Knowledge about Language in the Australian Curriculum: English

By Derewianka, Beverly | Australian Journal of Language and Literacy, June 2012 | Go to article overview

Knowledge about Language in the Australian Curriculum: English


Derewianka, Beverly, Australian Journal of Language and Literacy


The Shape Paper (ACARA, 2009), that guided the development of The Australian Curriculum: English (ACARA, 2012), characterises English as a coherent body of disciplinary knowledge that students are to develop over the years from foundation through to senior secondary. Three key, interrelated elements are identified: an explicit knowledge about language, an informed appreciation of literature, and expanding repertoires of language use. Of these three, it is the Language Strand--and in particular the approach to grammar--that is arguably least understood. The aim of this paper is to clarify how a 'knowledge about language' is conceived in the English Curriculum and to discuss some of the issues raised by the introduction of the Language Strand in the national Curriculum. This paper also serves as an introduction to the Special Focus Issue in that it provides an overview of the functional approach to language taken up in the subsequent papers. In the absence of a background document from ACARA (Australian Curriculum, Assessment and Reporting Authority), it is intended that this paper should provide a succinct, accessible account for teachers of the model underpinning the Curriculum.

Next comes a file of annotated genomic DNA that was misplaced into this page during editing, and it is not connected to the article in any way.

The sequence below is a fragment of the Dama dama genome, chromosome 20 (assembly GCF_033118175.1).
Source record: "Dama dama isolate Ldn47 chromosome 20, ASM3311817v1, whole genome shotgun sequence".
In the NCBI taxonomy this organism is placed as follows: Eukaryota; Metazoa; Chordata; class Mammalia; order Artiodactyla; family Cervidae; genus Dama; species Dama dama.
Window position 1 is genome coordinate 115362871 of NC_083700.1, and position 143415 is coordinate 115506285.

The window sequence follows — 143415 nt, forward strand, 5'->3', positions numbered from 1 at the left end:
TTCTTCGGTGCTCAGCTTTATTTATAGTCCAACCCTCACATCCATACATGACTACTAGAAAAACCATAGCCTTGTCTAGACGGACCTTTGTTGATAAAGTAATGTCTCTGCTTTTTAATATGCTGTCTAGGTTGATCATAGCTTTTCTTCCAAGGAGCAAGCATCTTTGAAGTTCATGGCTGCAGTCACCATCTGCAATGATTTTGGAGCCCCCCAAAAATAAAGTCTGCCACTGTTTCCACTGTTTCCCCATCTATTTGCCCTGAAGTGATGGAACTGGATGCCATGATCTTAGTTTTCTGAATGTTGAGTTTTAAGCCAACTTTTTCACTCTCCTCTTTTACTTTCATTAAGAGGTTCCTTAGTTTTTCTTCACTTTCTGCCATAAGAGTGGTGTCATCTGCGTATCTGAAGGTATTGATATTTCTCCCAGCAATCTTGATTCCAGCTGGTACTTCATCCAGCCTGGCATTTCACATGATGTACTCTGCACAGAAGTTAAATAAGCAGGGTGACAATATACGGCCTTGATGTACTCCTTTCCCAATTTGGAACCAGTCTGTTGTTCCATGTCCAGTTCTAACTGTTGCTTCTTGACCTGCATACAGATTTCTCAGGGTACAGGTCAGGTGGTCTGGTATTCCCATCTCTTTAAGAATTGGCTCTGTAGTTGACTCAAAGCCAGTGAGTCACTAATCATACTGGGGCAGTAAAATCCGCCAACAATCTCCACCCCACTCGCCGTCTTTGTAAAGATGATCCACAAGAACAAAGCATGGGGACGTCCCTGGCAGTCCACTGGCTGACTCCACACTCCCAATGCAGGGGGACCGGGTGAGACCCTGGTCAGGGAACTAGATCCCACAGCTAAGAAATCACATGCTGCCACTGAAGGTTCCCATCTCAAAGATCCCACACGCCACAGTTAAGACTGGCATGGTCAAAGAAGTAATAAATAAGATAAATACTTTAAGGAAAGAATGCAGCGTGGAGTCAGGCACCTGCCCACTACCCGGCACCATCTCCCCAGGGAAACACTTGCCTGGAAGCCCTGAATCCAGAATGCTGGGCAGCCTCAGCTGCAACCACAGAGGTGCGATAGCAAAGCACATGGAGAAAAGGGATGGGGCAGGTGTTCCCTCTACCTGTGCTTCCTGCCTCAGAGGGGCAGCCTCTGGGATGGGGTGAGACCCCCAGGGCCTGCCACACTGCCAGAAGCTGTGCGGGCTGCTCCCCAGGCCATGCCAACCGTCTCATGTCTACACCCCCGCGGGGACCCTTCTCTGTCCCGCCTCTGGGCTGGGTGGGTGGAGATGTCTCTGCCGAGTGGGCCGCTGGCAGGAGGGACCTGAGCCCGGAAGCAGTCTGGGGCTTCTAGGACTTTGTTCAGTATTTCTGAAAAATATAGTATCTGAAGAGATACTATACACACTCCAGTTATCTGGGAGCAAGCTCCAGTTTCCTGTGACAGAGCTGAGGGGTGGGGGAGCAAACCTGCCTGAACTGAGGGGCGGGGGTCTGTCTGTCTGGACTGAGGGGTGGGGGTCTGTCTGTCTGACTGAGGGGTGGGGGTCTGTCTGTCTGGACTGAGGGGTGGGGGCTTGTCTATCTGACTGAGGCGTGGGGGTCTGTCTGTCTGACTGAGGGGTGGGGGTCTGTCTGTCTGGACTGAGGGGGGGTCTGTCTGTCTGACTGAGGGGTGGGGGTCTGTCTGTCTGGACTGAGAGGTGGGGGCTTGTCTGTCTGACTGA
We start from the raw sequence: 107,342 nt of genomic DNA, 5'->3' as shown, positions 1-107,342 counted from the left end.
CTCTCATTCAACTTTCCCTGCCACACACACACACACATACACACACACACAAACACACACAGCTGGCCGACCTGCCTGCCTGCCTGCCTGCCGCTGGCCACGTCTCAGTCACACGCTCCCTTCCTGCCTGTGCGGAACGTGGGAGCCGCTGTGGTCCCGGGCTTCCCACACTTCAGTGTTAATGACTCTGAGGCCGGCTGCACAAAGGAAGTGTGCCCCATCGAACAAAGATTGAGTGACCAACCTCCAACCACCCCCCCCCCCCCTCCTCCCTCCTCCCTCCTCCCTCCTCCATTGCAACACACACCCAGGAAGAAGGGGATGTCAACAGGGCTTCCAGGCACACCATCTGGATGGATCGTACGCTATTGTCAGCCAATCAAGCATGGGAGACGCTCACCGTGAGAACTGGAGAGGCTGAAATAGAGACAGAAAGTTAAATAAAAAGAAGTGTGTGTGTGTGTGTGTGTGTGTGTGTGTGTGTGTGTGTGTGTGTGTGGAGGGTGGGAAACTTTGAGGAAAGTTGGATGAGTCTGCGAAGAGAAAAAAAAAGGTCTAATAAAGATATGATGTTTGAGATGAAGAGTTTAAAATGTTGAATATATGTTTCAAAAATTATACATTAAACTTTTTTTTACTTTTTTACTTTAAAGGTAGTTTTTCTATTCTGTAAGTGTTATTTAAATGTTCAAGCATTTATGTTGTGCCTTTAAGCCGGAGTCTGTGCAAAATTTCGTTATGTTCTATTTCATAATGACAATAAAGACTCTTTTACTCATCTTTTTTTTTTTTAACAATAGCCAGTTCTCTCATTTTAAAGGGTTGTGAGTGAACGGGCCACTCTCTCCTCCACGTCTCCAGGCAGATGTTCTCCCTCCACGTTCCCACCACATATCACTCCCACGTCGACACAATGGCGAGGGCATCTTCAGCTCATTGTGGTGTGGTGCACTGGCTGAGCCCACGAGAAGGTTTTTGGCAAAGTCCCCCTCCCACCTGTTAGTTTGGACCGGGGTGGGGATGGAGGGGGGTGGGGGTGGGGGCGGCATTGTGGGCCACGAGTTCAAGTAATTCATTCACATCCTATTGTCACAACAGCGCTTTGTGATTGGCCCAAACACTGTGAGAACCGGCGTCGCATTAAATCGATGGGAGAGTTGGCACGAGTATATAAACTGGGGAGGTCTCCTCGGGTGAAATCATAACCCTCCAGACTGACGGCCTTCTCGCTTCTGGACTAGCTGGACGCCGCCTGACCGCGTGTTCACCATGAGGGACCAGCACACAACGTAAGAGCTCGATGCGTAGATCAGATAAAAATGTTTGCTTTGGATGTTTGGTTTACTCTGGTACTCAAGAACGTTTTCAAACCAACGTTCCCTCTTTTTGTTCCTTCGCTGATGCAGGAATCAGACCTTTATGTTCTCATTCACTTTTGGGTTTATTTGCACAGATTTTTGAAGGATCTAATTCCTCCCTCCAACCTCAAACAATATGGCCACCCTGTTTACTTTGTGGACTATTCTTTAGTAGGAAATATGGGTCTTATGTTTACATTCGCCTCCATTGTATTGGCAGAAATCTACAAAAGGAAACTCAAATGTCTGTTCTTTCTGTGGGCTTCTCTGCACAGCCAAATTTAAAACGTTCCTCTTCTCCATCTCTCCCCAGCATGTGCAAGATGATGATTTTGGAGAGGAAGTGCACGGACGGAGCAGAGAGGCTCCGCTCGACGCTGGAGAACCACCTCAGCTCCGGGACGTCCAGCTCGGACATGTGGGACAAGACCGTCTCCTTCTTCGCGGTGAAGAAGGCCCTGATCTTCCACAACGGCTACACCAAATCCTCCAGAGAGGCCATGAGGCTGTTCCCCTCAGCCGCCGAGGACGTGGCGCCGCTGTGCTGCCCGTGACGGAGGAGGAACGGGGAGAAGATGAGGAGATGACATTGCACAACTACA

In the 2009 Shape Paper (ACARA, 2009) the Language Strand was described as a coherent, dynamic, and evolving body of knowledge about the English language and how it works (p. 6). By specifying knowledge about language, the Curriculum is giving language itself a visibility that has often been lacking. Language is thus recognised as an integral part of our lives that is worthy of study in its own right. It is through language that we shape our thinking, create our identities, engage with others, experience the pleasure of good literature, analyse, critique and reason about the world.

The more elaborated Framing Paper (ACARA, 2008) that preceded the Shape Paper stressed the important role that language plays in learners' lives:

All students need to develop their understandings of how language functions to achieve a range of purposes that are critical to success in school. This includes reading, understanding, and writing texts that describe, narrate, analyse, explain, recount, argue, review, and so on. Such an approach aims to:

* extend students' language resources in ways that support increasingly complex learning throughout the school years;

* help students deal with the language demands of the various curriculum areas;

* enable students to move from the interactive spontaneity of oral language towards the denser, more crafted language of the written mode;

* help students, in their speaking and writing, to move to and fro between the general and the specific, the abstract and the concrete, and the argument and the evidence;

* raise students' awareness generally of interpersonal issues such as how to take and support a stand in an argument, how to express considered opinions, how to strengthen or soften statements, how to interact with a variety of audiences, and so on. (p. 10)

To capture the critical role of language envisaged in the Curriculum requires a rich, robust model of language that is powerful enough to deal with all the demands made upon it. These include:

* supporting students' learning from the early years through to late adolescence;

* strengthening language and literacy development across the curriculum;

* encompassing the basic skills as well as a focus on meaning;

* operating at the levels of word, sentence and text and being able to explain how these are interrelated;